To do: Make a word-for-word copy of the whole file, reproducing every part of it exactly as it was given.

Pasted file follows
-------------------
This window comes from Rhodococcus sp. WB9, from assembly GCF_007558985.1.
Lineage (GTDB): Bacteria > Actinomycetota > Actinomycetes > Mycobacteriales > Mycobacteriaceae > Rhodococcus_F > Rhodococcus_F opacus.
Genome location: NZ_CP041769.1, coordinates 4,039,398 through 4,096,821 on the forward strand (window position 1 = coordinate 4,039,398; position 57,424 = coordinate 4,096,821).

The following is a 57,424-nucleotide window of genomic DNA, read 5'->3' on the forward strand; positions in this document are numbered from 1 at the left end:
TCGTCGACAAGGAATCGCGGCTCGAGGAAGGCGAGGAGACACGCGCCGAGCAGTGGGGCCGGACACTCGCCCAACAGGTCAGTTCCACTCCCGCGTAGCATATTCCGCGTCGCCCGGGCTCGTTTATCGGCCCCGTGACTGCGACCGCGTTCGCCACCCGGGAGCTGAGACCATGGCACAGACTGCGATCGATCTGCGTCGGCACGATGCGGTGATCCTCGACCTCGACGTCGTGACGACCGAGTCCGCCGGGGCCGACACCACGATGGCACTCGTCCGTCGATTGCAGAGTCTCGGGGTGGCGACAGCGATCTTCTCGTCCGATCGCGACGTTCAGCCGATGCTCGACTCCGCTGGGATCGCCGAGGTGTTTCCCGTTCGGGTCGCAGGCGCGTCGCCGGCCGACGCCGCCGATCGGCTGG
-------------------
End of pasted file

This window comes from Rhodococcus sp. WB9, from assembly GCF_007558985.1.
Lineage (GTDB): Bacteria > Actinomycetota > Actinomycetes > Mycobacteriales > Mycobacteriaceae > Rhodococcus_F > Rhodococcus_F opacus.
Genome location: NZ_CP041769.1, coordinates 4,039,398 through 4,096,821 on the forward strand (window position 1 = coordinate 4,039,398; position 57,424 = coordinate 4,096,821).

The following is a 57,424-nucleotide window of genomic DNA, read 5'->3' on the forward strand; positions in this document are numbered from 1 at the left end:
TCGTCGACAAGGAATCGCGGCTCGAGGAAGGCGAGGAGACACGCGCCGAGCAGTGGGGCCGGACACTCGCCCAACAGGTCAGTTCCACTCCCGCGTAGCATATTCCGCGTCGCCCGGGCTCGTTTATCGGCCCCGTGACTGCGACCGCGTTCGCCACCCGGGAGCTGAGACCATGGCACAGACTGCGATCGATCTGCGTCGGCACGATGCGGTGATCCTCGACCTCGACGTCGTGACGACCGAGTCCGCCGGGGCCGACACCACGATGGCACTCGTCCGTCGATTGCAGAGTCTCGGGGTGGCGACAGCGATCTTCTCGTCCGATCGCGACGTTCAGCCGATGCTCGACTCCGCTGGGATCGCCGAGGTGTTTCCCGTTCGGGTCGCAGGCGCGTCGCCGGCCGACGCCGCCGATCGGCTGG